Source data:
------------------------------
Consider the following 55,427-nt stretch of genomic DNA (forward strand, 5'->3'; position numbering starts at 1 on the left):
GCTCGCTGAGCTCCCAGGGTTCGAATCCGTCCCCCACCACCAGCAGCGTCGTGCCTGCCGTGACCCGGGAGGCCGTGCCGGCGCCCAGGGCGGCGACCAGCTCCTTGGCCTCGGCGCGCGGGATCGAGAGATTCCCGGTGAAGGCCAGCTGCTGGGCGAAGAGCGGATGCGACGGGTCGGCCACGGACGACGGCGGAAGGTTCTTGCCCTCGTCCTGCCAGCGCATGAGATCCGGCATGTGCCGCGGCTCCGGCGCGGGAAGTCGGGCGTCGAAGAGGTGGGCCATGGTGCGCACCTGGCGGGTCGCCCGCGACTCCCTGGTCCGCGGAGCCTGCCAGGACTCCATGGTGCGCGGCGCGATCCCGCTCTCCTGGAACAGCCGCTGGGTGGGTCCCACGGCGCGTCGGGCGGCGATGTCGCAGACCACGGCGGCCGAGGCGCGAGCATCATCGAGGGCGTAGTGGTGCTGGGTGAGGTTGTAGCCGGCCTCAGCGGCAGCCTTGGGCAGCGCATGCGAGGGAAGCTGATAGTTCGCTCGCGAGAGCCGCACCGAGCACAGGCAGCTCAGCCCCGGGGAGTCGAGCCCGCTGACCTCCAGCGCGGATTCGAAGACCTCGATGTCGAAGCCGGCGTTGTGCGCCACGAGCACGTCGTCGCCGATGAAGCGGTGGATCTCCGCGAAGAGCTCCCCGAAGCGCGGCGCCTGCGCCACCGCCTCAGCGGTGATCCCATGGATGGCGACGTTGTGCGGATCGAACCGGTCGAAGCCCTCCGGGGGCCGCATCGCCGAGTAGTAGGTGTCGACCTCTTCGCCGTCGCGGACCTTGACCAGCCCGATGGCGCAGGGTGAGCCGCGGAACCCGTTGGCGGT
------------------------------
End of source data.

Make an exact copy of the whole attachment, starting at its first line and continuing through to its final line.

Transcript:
Consider the following 55,427-nt stretch of genomic DNA (forward strand, 5'->3'; position numbering starts at 1 on the left):
GCTCGCTGAGCTCCCAGGGTTCGAATCCGTCCCCCACCACCAGCAGCGTCGTGCCTGCCGTGACCCGGGAGGCCGTGCCGGCGCCCAGGGCGGCGACCAGCTCCTTGGCCTCGGCGCGCGGGATCGAGAGATTCCCGGTGAAGGCCAGCTGCTGGGCGAAGAGCGGATGCGACGGGTCGGCCACGGACGACGGCGGAAGGTTCTTGCCCTCGTCCTGCCAGCGCATGAGATCCGGCATGTGCCGCGGCTCCGGCGCGGGAAGTCGGGCGTCGAAGAGGTGGGCCATGGTGCGCACCTGGCGGGTCGCCCGCGACTCCCTGGTCCGCGGAGCCTGCCAGGACTCCATGGTGCGCGGCGCGATCCCGCTCTCCTGGAACAGCCGCTGGGTGGGTCCCACGGCGCGTCGGGCGGCGATGTCGCAGACCACGGCGGCCGAGGCGCGAGCATCATCGAGGGCGTAGTGGTGCTGGGTGAGGTTGTAGCCGGCCTCAGCGGCAGCCTTGGGCAGCGCATGCGAGGGAAGCTGATAGTTCGCTCGCGAGAGCCGCACCGAGCACAGGCAGCTCAGCCCCGGGGAGTCGAGCCCGCTGACCTCCAGCGCGGATTCGAAGACCTCGATGTCGAAGCCGGCGTTGTGCGCCACGAGCACGTCGTCGCCGATGAAGCGGTGGATCTCCGCGAAGAGCTCCCCGAAGCGCGGCGCCTGCGCCACCGCCTCAGCGGTGATCCCATGGATGGCGACGTTGTGCGGATCGAACCGGTCGAAGCCCTCCGGGGGCCGCATCGCCGAGTAGTAGGTGTCGACCTCTTCGCCGTCGCGGACCTTGACCAGCCCGATGGCGCAGGGTGAGCCGCGGAACCCGTTGGCGGT